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Tax return submitted? Time to start planning for next year’s.

So another 31st January deadline has been and passed. Your tax return is filed and the whole subject of tax can be ignored for another year.

Well, not quite. There are quite a few changes to Income Tax being introduced from 6th April 2016. Leaving everything until then means that you’re at the mercy of these new rules. If you act now however, you should be able to do some pretty minimal tax planning that could save you quite a lot of money.

If you have income from dividends, rental property or interest then these rules will affect you.


For basic rate taxpayers, dividends were always a tax efficient type of income as they didn’t attract any further income tax (the thinking being that, as dividends came from the profits of a company, they had already been taxed before being paid). However, from 6th April, this changes.

Rather than attracting a notional 10% tax credit, dividends will instead have a £5,000 nil rate band, so the first £5,000 will be tax free). The excess will then be taxed at 7.5% for basic rate taxpayers, 32.5% for higher rate taxpayers and 38.1% for those in the additional rate band.

With just over two months to go until the new tax year, and the new rules, you are best to bring forward any dividends and utilise all of your basic rate band. Be careful though – there had been talk of the Chancellor introducing anti-avoidance legislation in anticipation of this. If you are considering bringing forward dividends, make sure you prepare all the necessary paperwork – minutes of the meeting, management accounts etc.

And don’t forget to look at dividends in the context of your total income. Dividends are always the last “slice” of income to be taxed so will attract the highest rate if there are other earning in the mix.

Rental Income

HMRC appear to have a particular grudge against landlords at the minute. A number of new changes to the rules around rental income mean one thing – more tax to pay!

Firstly, the 10% Wear & Tear allowance is to be abolished. This allowance allowed landlords to take 10% of their rental income off their profits as a deduction for the wear and tear of furnishings regardless of whether or not the actually incurred any expense in this respect (or even if they incurred more than the allowance).

From 6th April this will be replaced with 100% relief for the full replacement cost of furnishings. It is still the case that there is no relief for the first furnishing of a rental property.

So, it would follow that, if you are a landlord and are considering replacing any furnishings in your property, hold off until 6th April. You will still get the 10% W&T allowance in the current year and then get full tax relief on the full replacement cost in the 2016/17 tax year.

If you are a landlord who pays tax at the higher 40% rate, then there is more bad news for you. From 7th April 2017 your tax relief in respect of mortgage interest is going to be restricted to 20% tax relief whereas at the minute you will be getting 40% or possibly even 45% relief. This is being introduced on a phased basis between 2017/18 and 2020/21 tax years. Taken together with an expected increase in interest rates in 2017, landlords are certainly going to find themselves more out of pocket than before.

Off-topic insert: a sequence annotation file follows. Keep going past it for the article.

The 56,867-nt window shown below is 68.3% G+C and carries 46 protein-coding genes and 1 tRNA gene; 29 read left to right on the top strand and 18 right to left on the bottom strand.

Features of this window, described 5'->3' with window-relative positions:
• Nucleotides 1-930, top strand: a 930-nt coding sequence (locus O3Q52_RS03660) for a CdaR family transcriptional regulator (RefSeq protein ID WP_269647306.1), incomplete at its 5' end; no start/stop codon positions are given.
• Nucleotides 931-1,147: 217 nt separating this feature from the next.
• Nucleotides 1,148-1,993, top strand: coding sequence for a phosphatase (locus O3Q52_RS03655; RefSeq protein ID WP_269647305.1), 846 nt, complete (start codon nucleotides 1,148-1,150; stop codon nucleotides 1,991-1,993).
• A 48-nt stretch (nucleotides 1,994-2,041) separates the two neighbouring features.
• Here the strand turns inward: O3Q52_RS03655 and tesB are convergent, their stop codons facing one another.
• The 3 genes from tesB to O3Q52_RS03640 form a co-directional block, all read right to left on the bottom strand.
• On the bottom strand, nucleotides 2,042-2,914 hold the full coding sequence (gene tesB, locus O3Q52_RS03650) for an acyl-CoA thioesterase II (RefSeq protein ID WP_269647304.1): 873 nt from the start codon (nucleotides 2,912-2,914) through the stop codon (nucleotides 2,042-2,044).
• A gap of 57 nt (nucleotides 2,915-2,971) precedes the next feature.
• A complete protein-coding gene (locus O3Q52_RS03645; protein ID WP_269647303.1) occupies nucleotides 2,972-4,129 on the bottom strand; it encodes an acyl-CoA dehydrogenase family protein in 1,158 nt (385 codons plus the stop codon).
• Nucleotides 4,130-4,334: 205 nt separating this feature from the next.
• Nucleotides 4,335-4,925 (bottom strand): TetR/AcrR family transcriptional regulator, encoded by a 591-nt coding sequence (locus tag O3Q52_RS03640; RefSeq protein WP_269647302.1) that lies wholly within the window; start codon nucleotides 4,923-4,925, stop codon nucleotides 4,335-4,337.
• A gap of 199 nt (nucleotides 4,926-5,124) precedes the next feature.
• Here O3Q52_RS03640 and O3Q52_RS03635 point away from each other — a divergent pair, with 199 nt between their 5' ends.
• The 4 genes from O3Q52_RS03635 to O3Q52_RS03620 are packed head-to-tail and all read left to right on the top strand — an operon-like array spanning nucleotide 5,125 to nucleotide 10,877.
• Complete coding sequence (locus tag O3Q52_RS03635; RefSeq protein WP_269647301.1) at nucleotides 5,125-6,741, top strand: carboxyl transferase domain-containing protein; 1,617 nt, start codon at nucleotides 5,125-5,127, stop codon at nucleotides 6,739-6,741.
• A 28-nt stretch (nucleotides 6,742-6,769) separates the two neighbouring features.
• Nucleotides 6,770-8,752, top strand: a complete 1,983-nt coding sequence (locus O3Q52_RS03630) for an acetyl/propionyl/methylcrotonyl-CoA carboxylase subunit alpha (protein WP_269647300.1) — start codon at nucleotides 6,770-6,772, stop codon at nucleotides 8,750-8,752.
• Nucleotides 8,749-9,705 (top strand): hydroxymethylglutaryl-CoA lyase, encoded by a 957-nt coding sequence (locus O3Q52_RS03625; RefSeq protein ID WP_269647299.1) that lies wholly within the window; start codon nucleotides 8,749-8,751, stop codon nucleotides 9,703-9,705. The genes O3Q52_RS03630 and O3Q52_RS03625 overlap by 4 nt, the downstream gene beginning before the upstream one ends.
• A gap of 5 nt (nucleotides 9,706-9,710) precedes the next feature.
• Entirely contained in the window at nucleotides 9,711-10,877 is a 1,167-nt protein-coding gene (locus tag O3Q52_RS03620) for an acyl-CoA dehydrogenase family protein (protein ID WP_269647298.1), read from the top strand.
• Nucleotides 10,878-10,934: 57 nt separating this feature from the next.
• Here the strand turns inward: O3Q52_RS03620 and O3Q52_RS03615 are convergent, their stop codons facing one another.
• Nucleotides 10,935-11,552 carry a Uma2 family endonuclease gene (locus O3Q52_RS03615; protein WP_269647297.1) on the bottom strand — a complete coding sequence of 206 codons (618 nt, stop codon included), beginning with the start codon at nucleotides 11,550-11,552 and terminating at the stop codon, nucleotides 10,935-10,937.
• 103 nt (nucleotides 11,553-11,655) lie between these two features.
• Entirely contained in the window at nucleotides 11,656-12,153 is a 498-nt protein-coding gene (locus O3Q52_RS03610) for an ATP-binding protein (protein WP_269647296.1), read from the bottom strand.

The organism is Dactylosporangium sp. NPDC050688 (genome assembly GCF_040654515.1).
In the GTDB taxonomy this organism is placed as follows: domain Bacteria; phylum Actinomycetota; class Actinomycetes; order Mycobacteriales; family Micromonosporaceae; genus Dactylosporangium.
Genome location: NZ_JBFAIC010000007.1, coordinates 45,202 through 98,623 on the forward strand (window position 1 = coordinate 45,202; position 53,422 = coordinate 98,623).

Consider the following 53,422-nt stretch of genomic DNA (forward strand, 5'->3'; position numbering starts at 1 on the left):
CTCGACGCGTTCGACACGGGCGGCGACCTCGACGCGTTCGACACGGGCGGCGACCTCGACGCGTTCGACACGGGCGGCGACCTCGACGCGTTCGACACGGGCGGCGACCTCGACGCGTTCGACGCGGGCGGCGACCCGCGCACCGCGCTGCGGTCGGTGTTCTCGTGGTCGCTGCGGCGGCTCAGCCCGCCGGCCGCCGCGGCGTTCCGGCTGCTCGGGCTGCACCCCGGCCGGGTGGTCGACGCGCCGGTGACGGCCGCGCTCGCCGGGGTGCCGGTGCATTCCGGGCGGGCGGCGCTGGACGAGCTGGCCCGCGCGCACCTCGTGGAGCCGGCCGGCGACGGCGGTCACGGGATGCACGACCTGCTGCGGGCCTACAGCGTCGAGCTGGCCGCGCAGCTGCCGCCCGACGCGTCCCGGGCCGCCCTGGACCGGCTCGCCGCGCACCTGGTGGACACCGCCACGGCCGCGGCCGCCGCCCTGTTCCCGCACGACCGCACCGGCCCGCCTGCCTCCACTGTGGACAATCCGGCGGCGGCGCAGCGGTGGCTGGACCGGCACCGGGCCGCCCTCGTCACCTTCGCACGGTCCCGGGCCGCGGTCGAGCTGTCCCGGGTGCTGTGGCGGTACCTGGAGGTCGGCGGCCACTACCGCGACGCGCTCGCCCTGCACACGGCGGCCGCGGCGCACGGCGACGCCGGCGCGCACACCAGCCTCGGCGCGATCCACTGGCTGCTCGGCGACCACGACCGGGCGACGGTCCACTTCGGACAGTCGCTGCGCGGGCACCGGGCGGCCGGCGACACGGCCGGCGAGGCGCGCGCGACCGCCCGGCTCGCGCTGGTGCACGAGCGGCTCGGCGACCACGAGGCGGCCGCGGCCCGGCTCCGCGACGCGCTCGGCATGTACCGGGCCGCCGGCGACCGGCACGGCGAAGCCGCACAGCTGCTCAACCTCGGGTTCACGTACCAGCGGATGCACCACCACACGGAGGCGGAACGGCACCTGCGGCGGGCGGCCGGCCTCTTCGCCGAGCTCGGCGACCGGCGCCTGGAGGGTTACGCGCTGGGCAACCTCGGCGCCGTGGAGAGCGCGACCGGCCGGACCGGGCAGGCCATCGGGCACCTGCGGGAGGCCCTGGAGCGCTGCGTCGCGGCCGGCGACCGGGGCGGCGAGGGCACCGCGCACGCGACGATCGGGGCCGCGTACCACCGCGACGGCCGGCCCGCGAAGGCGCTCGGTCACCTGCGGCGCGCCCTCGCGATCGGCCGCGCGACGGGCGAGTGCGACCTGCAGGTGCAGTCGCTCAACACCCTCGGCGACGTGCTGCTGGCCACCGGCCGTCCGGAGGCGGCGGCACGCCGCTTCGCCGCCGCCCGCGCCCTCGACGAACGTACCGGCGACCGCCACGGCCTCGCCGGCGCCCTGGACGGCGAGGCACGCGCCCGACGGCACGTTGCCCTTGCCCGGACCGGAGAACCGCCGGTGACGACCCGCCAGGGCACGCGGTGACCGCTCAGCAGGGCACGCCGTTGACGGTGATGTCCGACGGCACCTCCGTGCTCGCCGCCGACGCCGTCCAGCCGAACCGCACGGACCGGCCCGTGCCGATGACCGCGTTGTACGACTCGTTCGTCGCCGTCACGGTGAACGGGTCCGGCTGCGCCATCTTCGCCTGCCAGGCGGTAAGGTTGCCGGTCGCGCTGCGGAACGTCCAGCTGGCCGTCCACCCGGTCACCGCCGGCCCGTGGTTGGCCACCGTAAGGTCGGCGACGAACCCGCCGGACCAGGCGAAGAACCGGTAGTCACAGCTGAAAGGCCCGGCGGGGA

Rent A Room Relief

This tax relief has been around for ages and hasn’t changed in ages either. In fact, it has been 18 years since it has been increased. At present, you can rent a (furnished) bedroom in the house you live in for up to £4,250 per year and no income tax is payable. From 6th April 2016, this increases to £7,500. So income up to this level, whether from a lodger or via something like Airbnb is tax free.

Personal Savings Allowance

From 6th April you may notice that your bank will stop deducting tax from the interest it pays you on your savings. This is because of the introduction of a new £1,000 Personal Savings Allowance. This means that essentially the first £1,000 of interest you earn is tax free. The £1,000 allowance is available to everyone with income below £42,700. If you income is above this but below £150,000 you still get a £500 allowance.

This allowance may well go unused by the vast majority of us given that to earn £1,000 of interest at current rates you would need to have around £30-50k stashed away. However, if your income is mainly derived from interest this allowance coupled with the £15,000 ISA allowance and the 0% tax rate on savings income up to £5,000 you have plenty of options to spread your savings and not suffer any tax.

Additionally, with banks now not deducting interest, it makes the comparing the true interest rate of savings accounts with ISA’s much simpler as before you would have needed to factor in the tax deducted.


So, lots changing at the minute in tax and the outlook for the years ahead is the same. The governments online tax account project has begun rolling out. The planned result for this scheme is to do away with annual tax returns and, instead, update HMRC on your earnings as you go along and pay the tax as you go along. Developers are already working on integration with bookkeeping software to make it easy for you to send across your up to date profit and loss, VAT and PAYE details and square them up sooner rather than later.

So, whilst you may still have 12 months to sort out your 2015/16 tax return, you should be planning to out the next three months to make it as tax efficient as possible. On the bright side, you may not have many tax returns left to complete.


The above is general commentary on the changes is tax rules and should not be taken as advice. The application of the above rules will be determined by the specific circumstances of the individual. I accept no responsibility for any loss incurred by action or inaction based on the above article.

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